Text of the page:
FABIO ANDRES  DIAZ PABON Author of Evaluating Organization Development
FEATURED AUTHOR

FABIO ANDRES DIAZ PABON

Research Associate/Researcher
Rhodes University/ Erasmus University Rotterdam

Fabio is a Colombian political scientist. He is a Research Associate at the Department of Political and International studies at Rhodes University in South Africa and a Researcher at the International Institute of Social Studies in the Netherlands. Fabio works at the intersection between theory and practice. In addition to his academic publications, his analysis has been published by Al Jazeera, Time, The Conversation, Los Angeles Times, among others.

Biography

I am a Colombian political scientist. My current affiliation is as a Research Associate at the Department of Political and International studies at Rhodes University in South Africa and a Researcher at the International Institute of Social Studies in the Netherlands. I am interested in  work at the intersection between theory and practice. My current research interests are related to state strength, civil war, conflict and protests in the midst of globalization.  I have training as both an engineer and a social scientist, received in Colombia and The Netherlands. I regularly write opinion pieces and articles regarding Colombian politics in The Conversation and other platforms.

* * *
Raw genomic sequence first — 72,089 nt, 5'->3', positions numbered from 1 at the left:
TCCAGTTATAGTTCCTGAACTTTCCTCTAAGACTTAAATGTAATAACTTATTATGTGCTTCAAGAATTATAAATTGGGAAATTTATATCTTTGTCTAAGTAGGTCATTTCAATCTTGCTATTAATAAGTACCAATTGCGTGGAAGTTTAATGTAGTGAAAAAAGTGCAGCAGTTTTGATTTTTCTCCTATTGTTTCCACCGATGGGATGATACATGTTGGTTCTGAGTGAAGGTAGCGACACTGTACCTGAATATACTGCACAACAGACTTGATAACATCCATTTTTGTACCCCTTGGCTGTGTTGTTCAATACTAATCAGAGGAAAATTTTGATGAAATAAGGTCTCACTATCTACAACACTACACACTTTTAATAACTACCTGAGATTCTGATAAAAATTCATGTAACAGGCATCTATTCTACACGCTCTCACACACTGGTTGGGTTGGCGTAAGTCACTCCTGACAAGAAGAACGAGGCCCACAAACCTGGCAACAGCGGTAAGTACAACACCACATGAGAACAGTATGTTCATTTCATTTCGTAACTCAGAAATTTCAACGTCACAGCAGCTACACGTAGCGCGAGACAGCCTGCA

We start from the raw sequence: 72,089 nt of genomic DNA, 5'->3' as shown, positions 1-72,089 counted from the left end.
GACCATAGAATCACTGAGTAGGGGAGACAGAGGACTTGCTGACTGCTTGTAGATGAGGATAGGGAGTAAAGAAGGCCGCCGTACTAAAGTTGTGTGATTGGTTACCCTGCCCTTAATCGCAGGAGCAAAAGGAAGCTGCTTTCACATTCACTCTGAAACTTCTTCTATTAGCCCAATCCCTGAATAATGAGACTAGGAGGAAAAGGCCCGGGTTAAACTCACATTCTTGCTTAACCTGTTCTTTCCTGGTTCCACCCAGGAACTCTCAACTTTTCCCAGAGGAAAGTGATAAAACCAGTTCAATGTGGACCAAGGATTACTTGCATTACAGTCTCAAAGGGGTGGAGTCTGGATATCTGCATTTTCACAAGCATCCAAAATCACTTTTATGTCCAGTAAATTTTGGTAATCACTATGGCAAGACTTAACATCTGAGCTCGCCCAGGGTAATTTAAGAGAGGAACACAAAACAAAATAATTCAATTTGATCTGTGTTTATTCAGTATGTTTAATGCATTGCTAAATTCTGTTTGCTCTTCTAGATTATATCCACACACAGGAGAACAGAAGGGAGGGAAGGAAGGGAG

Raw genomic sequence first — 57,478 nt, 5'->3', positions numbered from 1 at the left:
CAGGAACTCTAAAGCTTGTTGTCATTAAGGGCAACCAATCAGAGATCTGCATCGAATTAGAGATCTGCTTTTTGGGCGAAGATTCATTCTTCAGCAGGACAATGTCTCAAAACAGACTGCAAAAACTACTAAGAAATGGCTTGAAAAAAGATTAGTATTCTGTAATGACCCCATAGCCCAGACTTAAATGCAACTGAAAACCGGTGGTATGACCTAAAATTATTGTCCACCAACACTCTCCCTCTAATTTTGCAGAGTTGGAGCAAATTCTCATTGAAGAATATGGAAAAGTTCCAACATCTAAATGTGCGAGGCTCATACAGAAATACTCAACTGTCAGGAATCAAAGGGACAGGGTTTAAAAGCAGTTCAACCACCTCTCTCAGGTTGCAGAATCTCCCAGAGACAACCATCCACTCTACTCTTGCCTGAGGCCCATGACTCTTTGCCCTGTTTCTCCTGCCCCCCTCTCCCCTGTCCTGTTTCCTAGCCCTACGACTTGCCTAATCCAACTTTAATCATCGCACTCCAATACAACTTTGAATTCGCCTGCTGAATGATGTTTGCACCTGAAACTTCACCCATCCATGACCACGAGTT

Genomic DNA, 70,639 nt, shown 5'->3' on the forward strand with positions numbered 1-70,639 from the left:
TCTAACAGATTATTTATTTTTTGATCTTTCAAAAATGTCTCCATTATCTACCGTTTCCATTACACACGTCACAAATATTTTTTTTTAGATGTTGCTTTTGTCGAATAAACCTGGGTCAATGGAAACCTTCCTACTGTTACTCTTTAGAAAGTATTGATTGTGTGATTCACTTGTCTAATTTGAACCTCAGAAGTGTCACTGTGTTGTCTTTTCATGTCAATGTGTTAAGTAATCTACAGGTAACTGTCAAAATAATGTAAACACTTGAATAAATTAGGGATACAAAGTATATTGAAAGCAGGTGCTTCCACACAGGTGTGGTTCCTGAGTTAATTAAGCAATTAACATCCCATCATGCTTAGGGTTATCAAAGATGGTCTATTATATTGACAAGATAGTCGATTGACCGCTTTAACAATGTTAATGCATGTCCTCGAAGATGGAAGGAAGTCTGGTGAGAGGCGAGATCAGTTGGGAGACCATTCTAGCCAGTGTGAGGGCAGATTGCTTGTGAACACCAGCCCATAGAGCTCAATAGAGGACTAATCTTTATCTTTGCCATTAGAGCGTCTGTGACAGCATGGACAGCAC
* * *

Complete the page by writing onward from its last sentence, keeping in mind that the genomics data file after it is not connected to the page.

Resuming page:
Areas of Research / Professional Expertise

    Development Studies
    Sociology
    Conflict Studies
    Governance
    Transitional Justice
    Political Science
    Applied Mathematics
    Industrial Engineering

Personal Interests

    Cycling
    Mountain climbing
    Literature

Websites

Books

Featured Title
 Featured Title - Truth Justice and Reconciliation in Colombia - 1st Edition book cover

Articles

Civil Wars

‘Give War A Chance’: All-Out War as a Means of Ending Conflict in the Cases of Sri Lanka and Colombia


Published: Mar 19, 2018 by Civil Wars
Authors: Fabio Andres Diaz Pabon, Mansoob Murshed

This article investigates the military approach as a means of solving protracted civil conflicts, in particular focusing on the cases of Sri Lanka and Colombia in comparison. The approach adopted is to study the emergence of these military options within the context of each country's history and to assess whether the call for war was merely a consequence of the international ‘war on terror’, or driven by internal elements.

OASIS : observatorio de análisis de los sistemas internacionales

Inequality, Social Protests and Civil War


Published: Sep 09, 2017 by OASIS : observatorio de análisis de los sistemas internacionales
Authors: FABIO ANDRES DIAZ